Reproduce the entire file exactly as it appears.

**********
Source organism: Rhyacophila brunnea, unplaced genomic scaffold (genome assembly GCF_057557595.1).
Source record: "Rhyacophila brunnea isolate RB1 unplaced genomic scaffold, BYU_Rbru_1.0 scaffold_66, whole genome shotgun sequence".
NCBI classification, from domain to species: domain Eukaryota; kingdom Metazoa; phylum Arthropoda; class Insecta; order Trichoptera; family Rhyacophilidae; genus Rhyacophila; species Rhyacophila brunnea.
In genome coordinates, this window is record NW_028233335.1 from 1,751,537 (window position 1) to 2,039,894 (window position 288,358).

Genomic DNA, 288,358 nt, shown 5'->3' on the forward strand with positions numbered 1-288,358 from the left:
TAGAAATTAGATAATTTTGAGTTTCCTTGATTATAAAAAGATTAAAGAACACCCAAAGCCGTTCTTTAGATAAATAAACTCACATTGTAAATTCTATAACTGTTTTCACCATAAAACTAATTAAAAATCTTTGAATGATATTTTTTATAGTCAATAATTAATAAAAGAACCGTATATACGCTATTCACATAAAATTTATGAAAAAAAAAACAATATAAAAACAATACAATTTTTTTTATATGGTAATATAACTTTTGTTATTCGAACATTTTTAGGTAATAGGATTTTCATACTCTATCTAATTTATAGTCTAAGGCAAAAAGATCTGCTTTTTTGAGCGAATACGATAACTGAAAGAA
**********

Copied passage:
Source organism: Rhyacophila brunnea, unplaced genomic scaffold (genome assembly GCF_057557595.1).
Source record: "Rhyacophila brunnea isolate RB1 unplaced genomic scaffold, BYU_Rbru_1.0 scaffold_66, whole genome shotgun sequence".
NCBI classification, from domain to species: domain Eukaryota; kingdom Metazoa; phylum Arthropoda; class Insecta; order Trichoptera; family Rhyacophilidae; genus Rhyacophila; species Rhyacophila brunnea.
In genome coordinates, this window is record NW_028233335.1 from 1,751,537 (window position 1) to 2,039,894 (window position 288,358).

Genomic DNA, 288,358 nt, shown 5'->3' on the forward strand with positions numbered 1-288,358 from the left:
TAGAAATTAGATAATTTTGAGTTTCCTTGATTATAAAAAGATTAAAGAACACCCAAAGCCGTTCTTTAGATAAATAAACTCACATTGTAAATTCTATAACTGTTTTCACCATAAAACTAATTAAAAATCTTTGAATGATATTTTTTATAGTCAATAATTAATAAAAGAACCGTATATACGCTATTCACATAAAATTTATGAAAAAAAAAACAATATAAAAACAATACAATTTTTTTTATATGGTAATATAACTTTTGTTATTCGAACATTTTTAGGTAATAGGATTTTCATACTCTATCTAATTTATAGTCTAAGGCAAAAAGATCTGCTTTTTTGAGCGAATACGATAACTGAAAGAA